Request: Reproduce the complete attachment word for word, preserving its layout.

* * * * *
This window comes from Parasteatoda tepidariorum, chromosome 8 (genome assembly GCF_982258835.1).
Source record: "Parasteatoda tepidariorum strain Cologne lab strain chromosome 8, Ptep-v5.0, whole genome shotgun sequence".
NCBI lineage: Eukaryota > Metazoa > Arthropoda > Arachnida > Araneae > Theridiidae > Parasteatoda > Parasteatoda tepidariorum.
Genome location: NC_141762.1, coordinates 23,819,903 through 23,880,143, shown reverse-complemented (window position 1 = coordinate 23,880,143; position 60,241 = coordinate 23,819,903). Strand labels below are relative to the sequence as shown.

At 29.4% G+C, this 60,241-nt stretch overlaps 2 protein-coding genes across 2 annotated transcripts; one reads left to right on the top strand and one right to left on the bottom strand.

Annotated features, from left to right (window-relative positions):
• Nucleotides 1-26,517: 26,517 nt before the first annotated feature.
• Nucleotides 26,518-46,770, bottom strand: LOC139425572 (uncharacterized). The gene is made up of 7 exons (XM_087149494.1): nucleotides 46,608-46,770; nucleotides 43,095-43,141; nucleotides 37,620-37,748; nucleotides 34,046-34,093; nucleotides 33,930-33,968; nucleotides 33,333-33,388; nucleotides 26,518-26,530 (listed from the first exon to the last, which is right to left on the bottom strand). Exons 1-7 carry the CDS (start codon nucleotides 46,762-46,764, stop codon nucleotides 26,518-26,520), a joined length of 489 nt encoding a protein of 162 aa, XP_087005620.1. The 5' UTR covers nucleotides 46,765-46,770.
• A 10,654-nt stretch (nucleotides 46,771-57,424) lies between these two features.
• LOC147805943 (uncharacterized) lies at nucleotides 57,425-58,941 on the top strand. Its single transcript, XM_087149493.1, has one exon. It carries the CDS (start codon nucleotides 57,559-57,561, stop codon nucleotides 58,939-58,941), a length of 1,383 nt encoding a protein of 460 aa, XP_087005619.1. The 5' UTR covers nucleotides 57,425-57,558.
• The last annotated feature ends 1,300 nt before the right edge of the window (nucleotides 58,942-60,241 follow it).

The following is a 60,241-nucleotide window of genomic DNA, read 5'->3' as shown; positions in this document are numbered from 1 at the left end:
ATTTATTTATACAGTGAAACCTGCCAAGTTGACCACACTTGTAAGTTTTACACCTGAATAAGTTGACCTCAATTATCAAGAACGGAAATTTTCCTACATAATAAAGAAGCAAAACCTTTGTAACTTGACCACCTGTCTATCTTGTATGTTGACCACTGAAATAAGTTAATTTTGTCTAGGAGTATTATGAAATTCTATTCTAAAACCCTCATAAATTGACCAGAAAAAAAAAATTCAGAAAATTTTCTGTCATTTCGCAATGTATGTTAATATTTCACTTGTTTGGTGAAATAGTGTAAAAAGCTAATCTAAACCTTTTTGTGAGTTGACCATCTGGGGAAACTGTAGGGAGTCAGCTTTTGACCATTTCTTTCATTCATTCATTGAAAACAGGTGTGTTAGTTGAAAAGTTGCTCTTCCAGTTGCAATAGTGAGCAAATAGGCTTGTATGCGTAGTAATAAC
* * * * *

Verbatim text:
This window comes from Parasteatoda tepidariorum, chromosome 8 (genome assembly GCF_982258835.1).
Source record: "Parasteatoda tepidariorum strain Cologne lab strain chromosome 8, Ptep-v5.0, whole genome shotgun sequence".
NCBI lineage: Eukaryota > Metazoa > Arthropoda > Arachnida > Araneae > Theridiidae > Parasteatoda > Parasteatoda tepidariorum.
Genome location: NC_141762.1, coordinates 23,819,903 through 23,880,143, shown reverse-complemented (window position 1 = coordinate 23,880,143; position 60,241 = coordinate 23,819,903). Strand labels below are relative to the sequence as shown.

At 29.4% G+C, this 60,241-nt stretch overlaps 2 protein-coding genes across 2 annotated transcripts; one reads left to right on the top strand and one right to left on the bottom strand.

Annotated features, from left to right (window-relative positions):
• Nucleotides 1-26,517: 26,517 nt before the first annotated feature.
• Nucleotides 26,518-46,770, bottom strand: LOC139425572 (uncharacterized). The gene is made up of 7 exons (XM_087149494.1): nucleotides 46,608-46,770; nucleotides 43,095-43,141; nucleotides 37,620-37,748; nucleotides 34,046-34,093; nucleotides 33,930-33,968; nucleotides 33,333-33,388; nucleotides 26,518-26,530 (listed from the first exon to the last, which is right to left on the bottom strand). Exons 1-7 carry the CDS (start codon nucleotides 46,762-46,764, stop codon nucleotides 26,518-26,520), a joined length of 489 nt encoding a protein of 162 aa, XP_087005620.1. The 5' UTR covers nucleotides 46,765-46,770.
• A 10,654-nt stretch (nucleotides 46,771-57,424) lies between these two features.
• LOC147805943 (uncharacterized) lies at nucleotides 57,425-58,941 on the top strand. Its single transcript, XM_087149493.1, has one exon. It carries the CDS (start codon nucleotides 57,559-57,561, stop codon nucleotides 58,939-58,941), a length of 1,383 nt encoding a protein of 460 aa, XP_087005619.1. The 5' UTR covers nucleotides 57,425-57,558.
• The last annotated feature ends 1,300 nt before the right edge of the window (nucleotides 58,942-60,241 follow it).

The following is a 60,241-nucleotide window of genomic DNA, read 5'->3' as shown; positions in this document are numbered from 1 at the left end:
ATTTATTTATACAGTGAAACCTGCCAAGTTGACCACACTTGTAAGTTTTACACCTGAATAAGTTGACCTCAATTATCAAGAACGGAAATTTTCCTACATAATAAAGAAGCAAAACCTTTGTAACTTGACCACCTGTCTATCTTGTATGTTGACCACTGAAATAAGTTAATTTTGTCTAGGAGTATTATGAAATTCTATTCTAAAACCCTCATAAATTGACCAGAAAAAAAAAATTCAGAAAATTTTCTGTCATTTCGCAATGTATGTTAATATTTCACTTGTTTGGTGAAATAGTGTAAAAAGCTAATCTAAACCTTTTTGTGAGTTGACCATCTGGGGAAACTGTAGGGAGTCAGCTTTTGACCATTTCTTTCATTCATTCATTGAAAACAGGTGTGTTAGTTGAAAAGTTGCTCTTCCAGTTGCAATAGTGAGCAAATAGGCTTGTATGCGTAGTAATAAC